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Foundations of Eurocentrism in Mathematics

Joseph, George Ghevarughese, "Foundations of Eurocentrism in Mathematics," Race and Class, XXVII, 3(1987), p.13-28.
Joseph suggests that "there exists a widespread Eurocentric bias in the production, dissemination and evaluation of scientific knowledge." He diagrams the "classical" Eurocentric approach as follows:

Joseph claims that this Eurocentric approach served as a "comforting rationale for an imperialist/racist ideology of dominance" and has remained strong despite evidence that there was significant mathematical development in Mesopotamia, Egypt, China, pre-Columbian America, India and Arabia, and that Greek mathematics owed a significant debt to the mathematics of most of those cultures.
A somewhat grudging acceptance of the debts owed to Greek mathematics and to Arabic contributions led some mathematical historians to accept "the 'modified' Eurocentric trajectory":



 

The modified trajectory still does not take into account the contributions of India and China, nor does it indicate the route through which Hellenistic, Chinese, Indian and Arabic mathematical translations, refinements, syntheses and augmentations arrived in Western Europe. Joseph therefore suggests the following "alternative trajectory" (from 8th to 15th century):



 

Among the interesting history presented by Joseph is that the earliest known general proof of the Theorem of Pythagorus is contained the Sulbasutras (circa 600-800 B.C.) from India, that "there is no evidence that Pythagorus had either stated or proved the theorem," that Arabic geometers laid the foundations for Saccheri's work in non-Euclidean geometry, that Spain and Sicily were the main points of contact for dissemination of mathematical knowledge to Western Europe, and that "practically all topics taught in school mathematics today are directly derived from the work of mathematicians originating outside Western Europe before the twelfth century A.D."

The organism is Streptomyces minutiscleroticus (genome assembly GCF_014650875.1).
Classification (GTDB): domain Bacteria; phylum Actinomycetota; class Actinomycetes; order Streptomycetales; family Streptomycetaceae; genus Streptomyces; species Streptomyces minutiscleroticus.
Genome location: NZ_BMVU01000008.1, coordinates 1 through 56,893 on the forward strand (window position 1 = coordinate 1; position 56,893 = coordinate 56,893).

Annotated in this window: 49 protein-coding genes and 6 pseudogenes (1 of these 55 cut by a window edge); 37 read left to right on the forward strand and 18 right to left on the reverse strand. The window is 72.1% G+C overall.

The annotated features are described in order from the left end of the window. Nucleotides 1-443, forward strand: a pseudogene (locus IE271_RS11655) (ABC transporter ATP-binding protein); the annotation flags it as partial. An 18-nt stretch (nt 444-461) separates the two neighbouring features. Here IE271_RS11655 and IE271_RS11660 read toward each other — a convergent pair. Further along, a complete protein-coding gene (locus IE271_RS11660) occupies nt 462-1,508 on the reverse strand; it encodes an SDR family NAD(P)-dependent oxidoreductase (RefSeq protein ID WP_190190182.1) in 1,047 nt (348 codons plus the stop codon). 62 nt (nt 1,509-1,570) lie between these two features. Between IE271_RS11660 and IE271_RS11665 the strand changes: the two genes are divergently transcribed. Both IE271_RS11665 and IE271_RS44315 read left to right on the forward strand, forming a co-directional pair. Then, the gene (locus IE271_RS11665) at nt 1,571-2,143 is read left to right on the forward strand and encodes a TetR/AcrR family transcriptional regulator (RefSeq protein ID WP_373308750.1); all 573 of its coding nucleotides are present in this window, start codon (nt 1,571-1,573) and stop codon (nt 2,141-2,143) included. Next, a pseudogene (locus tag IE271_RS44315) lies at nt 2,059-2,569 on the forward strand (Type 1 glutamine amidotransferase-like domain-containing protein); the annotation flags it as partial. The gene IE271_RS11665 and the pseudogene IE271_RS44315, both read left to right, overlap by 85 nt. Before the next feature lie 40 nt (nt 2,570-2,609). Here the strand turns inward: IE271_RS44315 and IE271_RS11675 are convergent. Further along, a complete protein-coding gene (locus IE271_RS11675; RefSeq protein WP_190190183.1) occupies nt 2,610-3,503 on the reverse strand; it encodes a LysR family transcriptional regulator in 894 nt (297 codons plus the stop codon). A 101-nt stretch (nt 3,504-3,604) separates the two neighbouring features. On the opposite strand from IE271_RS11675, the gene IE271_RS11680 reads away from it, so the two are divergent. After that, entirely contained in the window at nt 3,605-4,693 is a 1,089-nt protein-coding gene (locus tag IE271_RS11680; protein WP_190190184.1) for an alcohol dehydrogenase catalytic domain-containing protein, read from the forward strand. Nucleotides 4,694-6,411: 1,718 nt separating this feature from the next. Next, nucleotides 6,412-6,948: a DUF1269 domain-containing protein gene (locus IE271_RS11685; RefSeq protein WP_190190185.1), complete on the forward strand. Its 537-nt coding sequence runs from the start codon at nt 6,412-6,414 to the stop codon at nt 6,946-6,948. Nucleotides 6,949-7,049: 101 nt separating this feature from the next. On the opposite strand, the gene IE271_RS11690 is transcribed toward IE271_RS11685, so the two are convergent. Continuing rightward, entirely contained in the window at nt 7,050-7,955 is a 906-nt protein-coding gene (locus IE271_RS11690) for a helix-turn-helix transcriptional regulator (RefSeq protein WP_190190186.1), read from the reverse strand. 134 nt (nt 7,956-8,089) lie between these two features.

Joseph refutes the suggestion that pre-Greek mathematics lacked the concept of proof and insists that criticism of Egyptian and Babylonian mathematics as "more a practical tool than an intellectual pursuit" is symptomatic of Western intellectual elitism and racism. Joseph urges the "countering of Eurocentrism in the classroom." His concluding paragraph appears to be a strong statement of support for Ethnomathematics in the classroom and is reproduced below in its entirety:

"Finally, if we accept the principle that teaching should be tailored to children's experience of the social and physical environment in which they live, mathematics should also draw on these experiences, which would include in contemporary Britain the presence of different ethnic minorities with their own mathematical heritage. Drawing on the mathematical traditions of these groups, indicating that these cultures are recognized and valued, would also help to counter the entrenched historical devaluation of them. Again, by promoting such an approach, mathematics is brought into contact with a wide range of disciplines,including art and design, history and social studies, which it conventionally ignores. Such a holistic approach would serve to augment, rather than fragment, a child's understanding and imagination

.GeorgeJoseph Gheverghese c.v


 
 

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